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The 8 Diagram Pole Fighter Blu-ray Review

“The 8 Diagram Pole Fighter” is a must see for the end battle alone.

Directed by Lau Kar-leung, “The 8 Diagram Pole Fighters” is a 1984 Shaw Brothers production. The story involves a General betraying the Yang family by siding with the Mongols. The Yang father and 5 brothers are massacred, but 2 sons manage to survive. The 6th son has serious PTSD and may have lost his mind. He returns home to his mother and 2 sisters. The 5th son flees to a monastery to become a Monk, but they are hesitant but accepting him due to his impatience, rage and violence. Eventually, he joins the fold, but when his sister (the 8th child) is kidnapped by Mongols, he must try and save her and seek revenge for his family.

Based on the Yang family legends, “The 8 Diagram Pole Fighter” is a decidedly dark martial arts film about violence, death, a broken family, betrayal and revenge. There’s not much in the way of humor here which is not the norm for a Shaw Brothers film, but I found that refreshing. There’s something challenging about this story in that the characters are rather frustrating and deeply flawed. They aren’t your typical heroes. Gordon Liu (the 5th Son) and Alexander Fu/Fu Sheng who played the 6th son (who tragically passed away during filming) both bring these complex characters to life with their memorable performances.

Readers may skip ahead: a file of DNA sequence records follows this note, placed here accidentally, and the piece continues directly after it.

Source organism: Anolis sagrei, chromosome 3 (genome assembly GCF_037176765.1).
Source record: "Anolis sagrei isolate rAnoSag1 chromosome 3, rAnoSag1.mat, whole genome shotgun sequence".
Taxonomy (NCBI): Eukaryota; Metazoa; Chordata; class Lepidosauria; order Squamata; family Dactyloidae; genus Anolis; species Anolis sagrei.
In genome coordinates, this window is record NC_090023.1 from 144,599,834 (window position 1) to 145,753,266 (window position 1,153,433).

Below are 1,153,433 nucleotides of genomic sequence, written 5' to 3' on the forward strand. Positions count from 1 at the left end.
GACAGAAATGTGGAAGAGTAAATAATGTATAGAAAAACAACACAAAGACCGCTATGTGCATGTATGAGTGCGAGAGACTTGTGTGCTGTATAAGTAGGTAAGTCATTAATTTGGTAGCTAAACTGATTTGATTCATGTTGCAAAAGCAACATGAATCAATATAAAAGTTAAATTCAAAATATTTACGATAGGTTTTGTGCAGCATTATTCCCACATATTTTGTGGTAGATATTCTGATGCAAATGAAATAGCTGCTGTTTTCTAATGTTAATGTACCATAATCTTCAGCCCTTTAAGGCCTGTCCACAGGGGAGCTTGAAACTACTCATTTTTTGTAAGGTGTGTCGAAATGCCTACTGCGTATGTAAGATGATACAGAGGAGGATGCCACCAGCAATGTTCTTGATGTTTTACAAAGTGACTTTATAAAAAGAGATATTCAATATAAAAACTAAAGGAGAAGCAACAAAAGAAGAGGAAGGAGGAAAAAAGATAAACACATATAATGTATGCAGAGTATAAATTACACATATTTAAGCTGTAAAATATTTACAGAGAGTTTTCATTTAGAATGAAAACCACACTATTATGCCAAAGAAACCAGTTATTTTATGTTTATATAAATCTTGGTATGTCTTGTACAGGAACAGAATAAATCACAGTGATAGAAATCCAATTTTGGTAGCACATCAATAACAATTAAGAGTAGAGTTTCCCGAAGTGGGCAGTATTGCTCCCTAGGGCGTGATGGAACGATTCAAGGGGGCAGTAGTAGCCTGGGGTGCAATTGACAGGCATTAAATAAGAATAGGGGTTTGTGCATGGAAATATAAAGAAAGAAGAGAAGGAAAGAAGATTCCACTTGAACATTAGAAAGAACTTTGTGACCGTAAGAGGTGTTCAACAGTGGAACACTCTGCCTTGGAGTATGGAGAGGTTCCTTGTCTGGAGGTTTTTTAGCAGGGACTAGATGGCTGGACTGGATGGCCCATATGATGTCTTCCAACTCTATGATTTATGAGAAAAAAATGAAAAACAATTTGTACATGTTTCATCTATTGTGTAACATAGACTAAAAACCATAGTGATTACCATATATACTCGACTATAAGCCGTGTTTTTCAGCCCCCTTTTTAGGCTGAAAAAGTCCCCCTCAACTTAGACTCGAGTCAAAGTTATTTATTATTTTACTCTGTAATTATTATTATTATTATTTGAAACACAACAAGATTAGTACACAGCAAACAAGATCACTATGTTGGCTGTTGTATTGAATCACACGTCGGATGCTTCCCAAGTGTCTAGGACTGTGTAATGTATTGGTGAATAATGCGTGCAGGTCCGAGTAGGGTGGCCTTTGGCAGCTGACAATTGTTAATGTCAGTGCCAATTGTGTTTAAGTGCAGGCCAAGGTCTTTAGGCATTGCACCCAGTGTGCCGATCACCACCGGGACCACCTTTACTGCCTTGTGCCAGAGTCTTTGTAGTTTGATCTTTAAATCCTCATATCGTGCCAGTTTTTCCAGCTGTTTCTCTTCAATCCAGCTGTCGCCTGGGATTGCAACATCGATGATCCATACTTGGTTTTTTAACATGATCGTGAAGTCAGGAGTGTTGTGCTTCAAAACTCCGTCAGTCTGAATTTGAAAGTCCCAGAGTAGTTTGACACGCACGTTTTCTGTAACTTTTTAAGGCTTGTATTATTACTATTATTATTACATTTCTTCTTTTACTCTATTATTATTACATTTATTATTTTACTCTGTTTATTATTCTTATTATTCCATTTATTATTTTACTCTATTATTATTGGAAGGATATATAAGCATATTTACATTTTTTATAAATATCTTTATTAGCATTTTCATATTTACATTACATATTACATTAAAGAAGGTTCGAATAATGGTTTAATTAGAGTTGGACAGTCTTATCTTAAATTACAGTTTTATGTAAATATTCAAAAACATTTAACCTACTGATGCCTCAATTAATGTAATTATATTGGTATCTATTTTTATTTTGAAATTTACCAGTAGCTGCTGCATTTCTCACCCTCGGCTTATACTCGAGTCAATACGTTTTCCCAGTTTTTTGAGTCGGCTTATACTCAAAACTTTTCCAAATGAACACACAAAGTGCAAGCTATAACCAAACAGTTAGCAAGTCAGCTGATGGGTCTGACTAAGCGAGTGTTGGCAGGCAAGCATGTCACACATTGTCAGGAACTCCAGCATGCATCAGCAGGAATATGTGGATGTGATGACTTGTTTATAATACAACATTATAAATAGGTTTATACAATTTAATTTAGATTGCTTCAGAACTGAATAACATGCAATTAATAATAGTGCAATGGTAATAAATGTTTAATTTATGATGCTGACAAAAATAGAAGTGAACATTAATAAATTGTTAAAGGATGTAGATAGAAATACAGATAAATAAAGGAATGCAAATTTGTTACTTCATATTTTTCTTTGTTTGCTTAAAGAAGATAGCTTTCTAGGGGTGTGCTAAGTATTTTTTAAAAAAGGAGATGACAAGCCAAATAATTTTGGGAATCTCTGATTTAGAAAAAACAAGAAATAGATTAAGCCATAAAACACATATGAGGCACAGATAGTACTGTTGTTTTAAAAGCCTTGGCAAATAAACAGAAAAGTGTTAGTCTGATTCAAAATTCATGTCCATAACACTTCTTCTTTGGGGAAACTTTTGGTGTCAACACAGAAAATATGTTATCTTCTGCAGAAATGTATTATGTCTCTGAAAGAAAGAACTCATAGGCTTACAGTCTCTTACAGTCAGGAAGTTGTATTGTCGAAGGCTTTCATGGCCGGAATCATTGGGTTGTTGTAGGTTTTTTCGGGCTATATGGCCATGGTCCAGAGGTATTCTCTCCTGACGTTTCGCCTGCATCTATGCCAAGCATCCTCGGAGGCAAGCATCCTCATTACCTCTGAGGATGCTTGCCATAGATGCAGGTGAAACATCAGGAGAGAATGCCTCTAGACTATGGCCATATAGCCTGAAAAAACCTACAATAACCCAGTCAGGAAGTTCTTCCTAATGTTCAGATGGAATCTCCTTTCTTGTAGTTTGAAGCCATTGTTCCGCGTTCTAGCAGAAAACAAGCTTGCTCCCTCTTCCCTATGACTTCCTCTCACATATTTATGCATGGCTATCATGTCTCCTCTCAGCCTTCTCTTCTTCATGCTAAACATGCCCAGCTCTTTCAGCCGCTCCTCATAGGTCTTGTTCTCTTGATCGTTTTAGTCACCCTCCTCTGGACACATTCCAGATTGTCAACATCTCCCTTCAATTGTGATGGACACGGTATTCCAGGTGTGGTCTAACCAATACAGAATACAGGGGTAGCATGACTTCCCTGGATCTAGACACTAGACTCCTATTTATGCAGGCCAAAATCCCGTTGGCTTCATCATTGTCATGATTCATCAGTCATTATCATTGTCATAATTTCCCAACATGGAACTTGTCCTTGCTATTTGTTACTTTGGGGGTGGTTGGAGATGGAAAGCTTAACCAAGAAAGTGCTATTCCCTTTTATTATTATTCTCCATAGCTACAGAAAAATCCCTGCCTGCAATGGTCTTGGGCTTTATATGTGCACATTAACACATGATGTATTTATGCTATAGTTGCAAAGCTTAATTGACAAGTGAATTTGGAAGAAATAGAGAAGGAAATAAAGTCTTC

Given that “The 8 Diagram Pole Fighter” is a martial arts film, you’re probably all wondering how the action is. Even before the climactic battle (which I’ll get to in a bit), the action is fast and furious. There are numerous sequences involving spear and pole battles. There’s no shortage of action in this movie, that’s for sure. However, the real draw is the end battle which absolutely floored me. Without spoiling everything, let me just say it involves bamboo, teeth, coffins stacked on top of one another, the 8th child strapped to the back of the 5th son, blood, impalements, spears, and poles. It’s an intense, intricate battle that makes the whole movie worthwhile. The staging of this sequence is so complex and wild that it will blow the mind of even the most avid kung fu fan.

Video/Audio:

Presentation: 2.35:1 1080p. How does it look? This disc features a 2K restoration from the original camera negative. Much like other recent Shaw Brothers titles, this one is nothing short of fantastic. The print is colorful and cleaned up.

Audio Track: Cantonese, Mandarin and English 1.0. How do they sound? Sadly, none of the tracks are great. The Mandarin track arguably has the most oomph to it but the audio is uneven at best. The English dub is tolerable but a bit muted. The Cantonese track is adequate but a bit scratchy in terms of dialogue. 

Extras:
* Image gallery
* Theatrical and Digital reissue trailers
* Alternate opening credits
* “A Tribute To Fu Sheng”- A short about the late actor Alexander Fu Sheng.
* 3 separate 2004 interviews with cast members Gordon Liu, Lily Li and Yeung Ching-ching
* Commentary by author Jonathan Clements
* A video appreciation by film critic/film historian Tony Rayns on “The 8 Diagram Pole Fighter.”
* A booklet featuring credits, photos, restoration notes, and an essay by writer/author Terrence J. Brady. 

April 26, 2022 - Posted by | Blu-Ray review | , , , , ,

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